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The Case for “King of the Hill”’s Peggy Hill

David Andrighetti

Everyone growing up knew about the dynamics of their family. For the traditional All-American family, we saw the honest, hardworking father. There was the growing, yet at times strange children of the family. Then, of course, we had the super-mom, the mother so confident and skilled, she could take on any challenge. In television, this dynamic was portrayed often, however some shows often portrayed these characters in different lights. Most of the time, we saw the honest, hardworking father turn into a lovable oaf, but very few manage to change the mother into a portrayal of someone overconfident and cocky. Even then, fewer get it as right as King of the Hill’s Peggy Hill. Peggy is an example of a wonderfully written character for how awful she can seem, including in her “worst” episode.

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First it’s important to get an idea of what a “super-mom” looks like on television. Why not quickly look at another Fox network matriarch, Marge Simpson. Marge is the example of the supermom, an icon in the American household. Often staying home, she cleans, takes care of her family, and shows a lot of motherly nature. However, she takes the housewife stereotype and breaks the mold through her actions. She will join the police force to make Springfield safer, protest violent cartoons because of her husband being indirectly hurt by them, and even go against the monorail being built. Marge is someone who puts her family and community first, and then decides to tackle personal interests. So how does Peggy challenge these super-mom ideals?

One thing I can say to describe Peggy Hill is she has all the aspects of a super-mom in her head, which inflates her ego. In reality she’s just as normal and flawed as the rest of us. King of the Hill loves to take aspects from traditional America that we know to build a realistic community of characters. Peggy is one of these, but she isn’t a super-mom, instead she’s narcissistic, hyper-competitive, and oftentimes thinks of herself as infallible. Whereas this is a mistake most shows make, she is a very well-written character because of these traits being so understandable. At times, mothers often think this way, albeit how much they do depends on the person. 

One excellent example of Peggy having these traits is in the episode “Goodbye Normal Jeans.” This episode is thought of as notorious for showing Peggy in such awful light. However, I’d argue she shows aspects of moms no one wants to admit, but do exist. In this episode, young Bobby Hill is taking Home Economics, and he begins incorporating these skills into the house. Peggy’s confidence starts when helping Bobby with an assignment, and ruining Hank’s jeans in the process. It’s a very simple, yet clear example of how Peggy can be used to ruin situations for other characters. However, Peggy doesn’t truly become a force of nature until she feels threatened, and this can include her son taking over her roles in the house.

When Bobby fixed Hank’s jeans, Peggy felt offended that she couldn’t, and this went beyond just a pair of jeans. Bobby began cooking and cleaning in the house, something he felt natural in. To Peggy though, she believed her roles were threatened, and the super-mom in her head kicked in. She became jealous and competitive with her own son. This competitiveness ranges from trying to “win” Hank back with looks, or even tarnishing the family Thanksgiving dinner. It’s all of these vile actions in order to remain back in her status quo. In Peggy’s eyes, Bobby is trying to steal Hank from her. This is the main case against this episode.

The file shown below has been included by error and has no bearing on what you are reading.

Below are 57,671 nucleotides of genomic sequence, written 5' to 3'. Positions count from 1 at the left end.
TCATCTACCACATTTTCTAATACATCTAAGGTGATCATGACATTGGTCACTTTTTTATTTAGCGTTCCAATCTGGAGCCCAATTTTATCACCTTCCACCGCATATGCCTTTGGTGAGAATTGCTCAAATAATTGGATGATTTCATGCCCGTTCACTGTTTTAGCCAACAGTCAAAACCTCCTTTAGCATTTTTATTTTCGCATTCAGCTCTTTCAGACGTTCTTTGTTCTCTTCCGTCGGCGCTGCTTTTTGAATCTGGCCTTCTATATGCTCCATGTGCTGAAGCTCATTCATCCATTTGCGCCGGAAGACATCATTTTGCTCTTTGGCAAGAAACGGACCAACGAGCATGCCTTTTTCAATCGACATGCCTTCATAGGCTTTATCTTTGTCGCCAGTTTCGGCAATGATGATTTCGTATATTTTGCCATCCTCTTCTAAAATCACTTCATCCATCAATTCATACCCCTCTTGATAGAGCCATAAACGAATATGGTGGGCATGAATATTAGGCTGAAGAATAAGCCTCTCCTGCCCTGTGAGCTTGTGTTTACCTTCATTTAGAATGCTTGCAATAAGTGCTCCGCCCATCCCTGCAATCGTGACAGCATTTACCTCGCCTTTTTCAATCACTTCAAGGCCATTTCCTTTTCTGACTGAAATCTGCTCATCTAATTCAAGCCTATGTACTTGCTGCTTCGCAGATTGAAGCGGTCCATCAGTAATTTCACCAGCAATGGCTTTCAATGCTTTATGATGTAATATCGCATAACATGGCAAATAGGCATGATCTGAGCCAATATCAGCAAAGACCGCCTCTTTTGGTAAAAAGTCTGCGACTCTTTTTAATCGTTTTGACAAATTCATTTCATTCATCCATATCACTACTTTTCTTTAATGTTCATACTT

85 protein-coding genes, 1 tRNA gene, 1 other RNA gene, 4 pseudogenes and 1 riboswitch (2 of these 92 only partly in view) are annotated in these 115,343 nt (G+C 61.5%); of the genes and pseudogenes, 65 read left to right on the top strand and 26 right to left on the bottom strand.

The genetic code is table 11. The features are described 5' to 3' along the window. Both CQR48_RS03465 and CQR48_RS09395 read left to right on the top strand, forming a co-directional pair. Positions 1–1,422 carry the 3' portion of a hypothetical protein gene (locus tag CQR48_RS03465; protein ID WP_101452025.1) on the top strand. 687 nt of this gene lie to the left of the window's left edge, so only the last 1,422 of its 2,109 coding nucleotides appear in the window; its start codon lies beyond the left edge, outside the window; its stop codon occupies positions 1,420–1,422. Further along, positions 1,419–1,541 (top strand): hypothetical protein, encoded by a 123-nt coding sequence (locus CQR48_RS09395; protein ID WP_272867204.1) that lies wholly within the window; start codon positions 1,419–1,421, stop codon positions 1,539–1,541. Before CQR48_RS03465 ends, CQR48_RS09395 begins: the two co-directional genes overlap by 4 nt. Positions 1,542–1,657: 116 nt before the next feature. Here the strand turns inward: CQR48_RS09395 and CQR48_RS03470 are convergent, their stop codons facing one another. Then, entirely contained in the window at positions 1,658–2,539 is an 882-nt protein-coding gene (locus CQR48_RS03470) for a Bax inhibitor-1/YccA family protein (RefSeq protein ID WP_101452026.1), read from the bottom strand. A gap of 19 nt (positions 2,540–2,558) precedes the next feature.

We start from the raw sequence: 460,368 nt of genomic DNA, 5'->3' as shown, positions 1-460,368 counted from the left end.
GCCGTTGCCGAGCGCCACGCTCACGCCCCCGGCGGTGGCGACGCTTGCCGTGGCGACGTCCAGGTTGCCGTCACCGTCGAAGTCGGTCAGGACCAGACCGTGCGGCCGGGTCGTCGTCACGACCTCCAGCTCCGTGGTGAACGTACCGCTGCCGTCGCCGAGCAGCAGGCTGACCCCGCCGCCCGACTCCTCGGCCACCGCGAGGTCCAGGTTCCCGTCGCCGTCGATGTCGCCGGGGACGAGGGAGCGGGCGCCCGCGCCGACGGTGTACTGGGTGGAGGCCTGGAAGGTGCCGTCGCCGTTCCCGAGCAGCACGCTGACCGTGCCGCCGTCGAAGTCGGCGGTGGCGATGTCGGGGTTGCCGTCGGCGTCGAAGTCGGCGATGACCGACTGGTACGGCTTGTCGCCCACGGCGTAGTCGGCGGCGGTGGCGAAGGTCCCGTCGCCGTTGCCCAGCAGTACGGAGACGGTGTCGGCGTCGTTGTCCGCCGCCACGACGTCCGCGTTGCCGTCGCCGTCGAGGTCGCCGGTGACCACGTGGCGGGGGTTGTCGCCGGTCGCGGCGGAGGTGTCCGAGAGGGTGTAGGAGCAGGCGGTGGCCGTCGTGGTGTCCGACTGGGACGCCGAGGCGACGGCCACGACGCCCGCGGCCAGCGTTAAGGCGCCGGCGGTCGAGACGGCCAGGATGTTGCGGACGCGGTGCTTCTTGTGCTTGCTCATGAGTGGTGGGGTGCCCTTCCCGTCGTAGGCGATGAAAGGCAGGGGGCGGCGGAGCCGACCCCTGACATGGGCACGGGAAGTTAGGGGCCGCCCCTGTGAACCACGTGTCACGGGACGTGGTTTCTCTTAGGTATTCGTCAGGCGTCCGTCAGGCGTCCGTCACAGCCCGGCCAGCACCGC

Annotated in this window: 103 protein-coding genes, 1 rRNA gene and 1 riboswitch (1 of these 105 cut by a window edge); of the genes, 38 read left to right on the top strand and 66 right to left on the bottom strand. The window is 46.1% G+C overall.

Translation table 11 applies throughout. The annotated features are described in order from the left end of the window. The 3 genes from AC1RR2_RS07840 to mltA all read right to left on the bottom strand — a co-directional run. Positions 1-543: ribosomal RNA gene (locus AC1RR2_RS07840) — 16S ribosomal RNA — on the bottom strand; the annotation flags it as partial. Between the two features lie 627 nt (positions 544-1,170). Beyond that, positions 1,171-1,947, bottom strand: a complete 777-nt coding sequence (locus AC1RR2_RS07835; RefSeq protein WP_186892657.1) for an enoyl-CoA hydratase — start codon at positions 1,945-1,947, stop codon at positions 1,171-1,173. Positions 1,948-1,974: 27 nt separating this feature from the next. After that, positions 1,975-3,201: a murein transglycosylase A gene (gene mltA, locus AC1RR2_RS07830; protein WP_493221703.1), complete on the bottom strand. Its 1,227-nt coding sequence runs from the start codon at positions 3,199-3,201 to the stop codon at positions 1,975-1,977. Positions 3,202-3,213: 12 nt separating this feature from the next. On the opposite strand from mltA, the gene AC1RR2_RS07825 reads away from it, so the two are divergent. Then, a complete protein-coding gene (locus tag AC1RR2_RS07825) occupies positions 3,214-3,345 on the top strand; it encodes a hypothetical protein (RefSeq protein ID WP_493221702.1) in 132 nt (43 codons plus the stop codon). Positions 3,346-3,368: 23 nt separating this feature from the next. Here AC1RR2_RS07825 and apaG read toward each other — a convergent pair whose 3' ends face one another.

However, something that’s important here is that Peggy isn’t upset her son is doing these things. Earlier in the episode, we saw her initial support of Bobby trying to succeed in this Home Ec class. What upsets her that because he is doing these things, she feels less appreciated by Hank. Hank begins pretending Peggy’s contributions are less important than Bobby’s, including how he blatantly disrespects Peggy’s dinner by eating Bobby’s pot roast over the pork chop night. This actually is strange when you look into it. Before, Hank was very critical of Bobby in Home Ec, confiding all these concerns into Peggy. So, for Peggy to feel threatened, it’s an understandable plight. Her struggles are real and understandable, and that’s why Peggy is so wonderfully written.

Her family doesn’t want to make her feel threatened or attacked, and they acknowledge what they’re doing gets to her. They make up to Peggy by having Hank make a classic meal for her and say “I didn’t marry you to cook or clean, I married you for love.” Other shows, I feel, would put Peggy on full-blast, chastising her for a “stupid” problem she’s having. King of the Hill is a show with realistic and understandable plots and conflicts for our characters. Peggy’s friends understand her struggle and never question her. In other episodes of the show, they do call out her extreme behavior, which causes this instance more than any to put Peggy in a sympathetic light. Many fans have argued this is an insufferable Peggy episode, but her love for providing for her family is something that we see is important to her. While Peggy may be weird and irrational, that’s a trait of some moms and it’s portrayed well here.

King of the Hill 7x04 "Goodbye Normal Jeans" : KingOfTheHill